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April 7, 2008

Fields related to Computer Vision, part 4

Filed under: Image search, computer vision/machine vision/AI, mathematics — Peter @ 2:06 am

I kept thinking about the issue of image analysis vs. computer vision. This is how it was interpreted in the article:

  • Image Analysis: image in -> features out.
  • Computer Vision: image in -> interpretation out.

The problem I had with this approach comes from this example: even though computing the distribution of colors in the image is analysis, it does not tell anything about the contents of the image. My take was:

  • Low level image analysis = image processing.
  • High level image analysis = low level computer vision.
  • High level computer vision = image understanding.

I want now to clarify this idea. The difference between low level analysis and high level analysis is that the latter reveal the content of the image – possibly on a low level. But how? My answer is:

Low level analysis is local and high level analysis is global.

There is a simple test for that:

The analysis is local when cutting the image into pieces and reassembling them in an arbitrary way does not affect the results.

You can even imagine that you arrange the pixels in a single row. You can analyze those pixels all you want but they can’t reveal the content of the picture! Here are some examples.

Local analysis:

  • anything based on color/intensity histogram,
  • statistics (mean, standard deviation, etc);
  • anything based on local filtering, in particular edge detection.

Global analysis:

  • Image segmentation;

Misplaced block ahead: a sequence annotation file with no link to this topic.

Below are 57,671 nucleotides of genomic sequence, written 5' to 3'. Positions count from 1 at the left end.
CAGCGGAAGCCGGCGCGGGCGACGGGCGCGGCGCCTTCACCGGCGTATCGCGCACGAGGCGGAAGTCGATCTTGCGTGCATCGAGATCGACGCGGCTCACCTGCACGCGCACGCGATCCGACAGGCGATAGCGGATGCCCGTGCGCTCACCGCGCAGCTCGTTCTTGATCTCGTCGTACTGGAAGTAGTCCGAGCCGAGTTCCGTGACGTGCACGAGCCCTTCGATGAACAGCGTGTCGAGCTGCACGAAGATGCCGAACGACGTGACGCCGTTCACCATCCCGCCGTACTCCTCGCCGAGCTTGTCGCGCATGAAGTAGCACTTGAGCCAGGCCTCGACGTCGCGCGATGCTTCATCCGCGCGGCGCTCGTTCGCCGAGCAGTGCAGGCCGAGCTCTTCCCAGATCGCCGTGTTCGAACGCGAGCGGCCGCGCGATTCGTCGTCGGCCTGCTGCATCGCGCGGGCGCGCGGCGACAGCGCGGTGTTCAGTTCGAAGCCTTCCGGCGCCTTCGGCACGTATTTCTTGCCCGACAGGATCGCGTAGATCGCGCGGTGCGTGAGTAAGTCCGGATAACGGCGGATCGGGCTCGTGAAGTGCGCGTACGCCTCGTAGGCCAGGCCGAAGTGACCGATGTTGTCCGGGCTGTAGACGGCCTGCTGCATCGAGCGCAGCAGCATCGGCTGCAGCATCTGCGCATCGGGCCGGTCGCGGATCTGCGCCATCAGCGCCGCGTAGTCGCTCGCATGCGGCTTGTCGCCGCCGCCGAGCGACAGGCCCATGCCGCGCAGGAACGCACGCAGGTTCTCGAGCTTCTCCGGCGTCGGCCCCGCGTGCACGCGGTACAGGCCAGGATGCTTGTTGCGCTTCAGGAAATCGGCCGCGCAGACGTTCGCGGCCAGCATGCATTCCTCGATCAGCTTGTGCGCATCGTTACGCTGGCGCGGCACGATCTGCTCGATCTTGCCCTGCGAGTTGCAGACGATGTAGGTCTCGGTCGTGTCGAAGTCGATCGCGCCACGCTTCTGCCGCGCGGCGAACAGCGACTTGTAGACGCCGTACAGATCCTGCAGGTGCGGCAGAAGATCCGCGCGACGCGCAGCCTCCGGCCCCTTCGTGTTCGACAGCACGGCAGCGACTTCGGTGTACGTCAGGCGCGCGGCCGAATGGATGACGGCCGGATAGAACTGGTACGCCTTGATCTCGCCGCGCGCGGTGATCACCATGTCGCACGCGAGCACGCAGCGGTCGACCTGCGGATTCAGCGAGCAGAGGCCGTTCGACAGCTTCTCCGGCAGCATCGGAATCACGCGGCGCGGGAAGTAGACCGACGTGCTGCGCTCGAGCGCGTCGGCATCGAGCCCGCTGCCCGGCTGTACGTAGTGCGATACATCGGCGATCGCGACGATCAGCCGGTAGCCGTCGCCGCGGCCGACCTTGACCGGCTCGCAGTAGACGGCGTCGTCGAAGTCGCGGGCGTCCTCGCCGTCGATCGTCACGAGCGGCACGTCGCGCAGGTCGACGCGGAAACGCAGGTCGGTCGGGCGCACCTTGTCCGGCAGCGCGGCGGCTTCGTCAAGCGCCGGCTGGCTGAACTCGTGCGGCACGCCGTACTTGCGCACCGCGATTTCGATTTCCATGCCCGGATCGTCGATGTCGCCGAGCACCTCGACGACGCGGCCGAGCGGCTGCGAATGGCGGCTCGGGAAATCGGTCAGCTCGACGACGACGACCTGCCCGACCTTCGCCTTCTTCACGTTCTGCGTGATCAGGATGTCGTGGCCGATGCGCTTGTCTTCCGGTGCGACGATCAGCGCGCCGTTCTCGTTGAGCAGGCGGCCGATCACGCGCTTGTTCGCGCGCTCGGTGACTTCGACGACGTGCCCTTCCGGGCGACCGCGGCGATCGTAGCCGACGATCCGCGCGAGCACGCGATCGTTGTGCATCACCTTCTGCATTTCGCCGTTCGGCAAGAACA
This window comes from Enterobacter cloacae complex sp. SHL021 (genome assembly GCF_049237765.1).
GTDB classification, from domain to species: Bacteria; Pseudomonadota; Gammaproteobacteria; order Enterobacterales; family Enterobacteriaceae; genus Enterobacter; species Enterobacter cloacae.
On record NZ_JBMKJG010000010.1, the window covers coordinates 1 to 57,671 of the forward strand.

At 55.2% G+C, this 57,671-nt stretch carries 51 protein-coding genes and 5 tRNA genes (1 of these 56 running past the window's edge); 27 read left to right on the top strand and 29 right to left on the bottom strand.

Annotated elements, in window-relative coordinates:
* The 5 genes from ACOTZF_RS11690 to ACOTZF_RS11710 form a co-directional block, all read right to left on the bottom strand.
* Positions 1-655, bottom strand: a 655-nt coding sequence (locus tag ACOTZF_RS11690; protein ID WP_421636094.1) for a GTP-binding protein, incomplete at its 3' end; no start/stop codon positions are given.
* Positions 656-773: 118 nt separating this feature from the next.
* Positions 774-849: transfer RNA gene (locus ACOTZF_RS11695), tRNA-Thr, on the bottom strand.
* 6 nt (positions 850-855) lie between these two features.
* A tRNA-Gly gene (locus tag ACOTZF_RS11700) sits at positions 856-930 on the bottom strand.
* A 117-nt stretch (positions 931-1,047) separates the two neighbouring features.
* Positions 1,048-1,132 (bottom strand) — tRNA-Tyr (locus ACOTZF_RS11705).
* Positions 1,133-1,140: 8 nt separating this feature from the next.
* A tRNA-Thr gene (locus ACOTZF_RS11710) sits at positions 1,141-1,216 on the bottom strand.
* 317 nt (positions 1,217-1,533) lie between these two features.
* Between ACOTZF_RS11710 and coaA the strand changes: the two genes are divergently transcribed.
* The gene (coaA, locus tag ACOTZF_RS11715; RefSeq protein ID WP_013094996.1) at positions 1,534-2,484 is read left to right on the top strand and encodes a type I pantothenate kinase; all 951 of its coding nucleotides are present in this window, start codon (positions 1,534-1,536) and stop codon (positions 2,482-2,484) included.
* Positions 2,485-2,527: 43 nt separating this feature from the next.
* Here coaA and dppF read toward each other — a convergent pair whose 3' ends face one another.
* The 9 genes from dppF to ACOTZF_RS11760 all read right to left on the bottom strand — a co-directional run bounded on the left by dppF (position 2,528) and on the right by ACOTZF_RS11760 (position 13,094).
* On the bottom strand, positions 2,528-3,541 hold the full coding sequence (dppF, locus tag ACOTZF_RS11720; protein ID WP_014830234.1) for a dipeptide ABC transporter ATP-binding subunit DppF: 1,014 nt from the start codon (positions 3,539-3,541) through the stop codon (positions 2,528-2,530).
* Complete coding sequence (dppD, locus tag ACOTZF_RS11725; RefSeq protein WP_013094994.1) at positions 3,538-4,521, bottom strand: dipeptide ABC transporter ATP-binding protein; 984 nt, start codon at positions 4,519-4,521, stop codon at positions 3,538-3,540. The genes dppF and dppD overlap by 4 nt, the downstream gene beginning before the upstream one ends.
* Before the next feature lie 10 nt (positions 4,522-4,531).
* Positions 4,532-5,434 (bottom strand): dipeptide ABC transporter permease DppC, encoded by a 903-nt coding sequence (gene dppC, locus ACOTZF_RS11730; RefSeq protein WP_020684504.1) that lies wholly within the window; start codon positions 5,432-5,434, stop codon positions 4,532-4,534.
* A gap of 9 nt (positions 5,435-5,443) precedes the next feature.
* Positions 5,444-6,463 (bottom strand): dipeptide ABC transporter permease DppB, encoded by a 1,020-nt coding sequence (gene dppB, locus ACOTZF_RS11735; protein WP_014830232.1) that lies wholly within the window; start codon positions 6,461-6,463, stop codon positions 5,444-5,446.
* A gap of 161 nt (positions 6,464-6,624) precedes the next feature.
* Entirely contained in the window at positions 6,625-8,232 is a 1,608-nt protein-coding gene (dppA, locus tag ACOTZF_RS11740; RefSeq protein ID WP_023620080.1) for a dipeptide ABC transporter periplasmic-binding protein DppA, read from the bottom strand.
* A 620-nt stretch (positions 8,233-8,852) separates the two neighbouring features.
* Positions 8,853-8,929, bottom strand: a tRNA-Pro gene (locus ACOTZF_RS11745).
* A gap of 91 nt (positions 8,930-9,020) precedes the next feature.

• Fourier analysis;
  • texture and pattern;
  • morphological analysis (but only if the output is still image segmentation).

It is interesting that in ImageJ’s Features page, we find no mention of image segmentation:


  • Measure area, mean, standard deviation, min and max of selection or entire image.
  • Measure lengths and angles.
  • Use real world measurement units such as millimeters.
  • Calibrate using density standards.
  • Generate histograms and profile plots.

The only global item on that list is #2. And one still needs to find something to measure – it would have to come from image segmentation.

In visual image search (CBIR) image analysis is typically local: color distribution, edge distribution, other “descriptors”. Studying patches instead of pixels is still local if you measure the patches in pixels (filtering, morphology). But suppose you cut the image into 100 patches and then collect global information from each patch. Rearranging these patches will unlikely to produce a real life image. Lincoln from MS Research and some others operate this way.

To summarize,

High level analysis = global analysis = low level computer vision.

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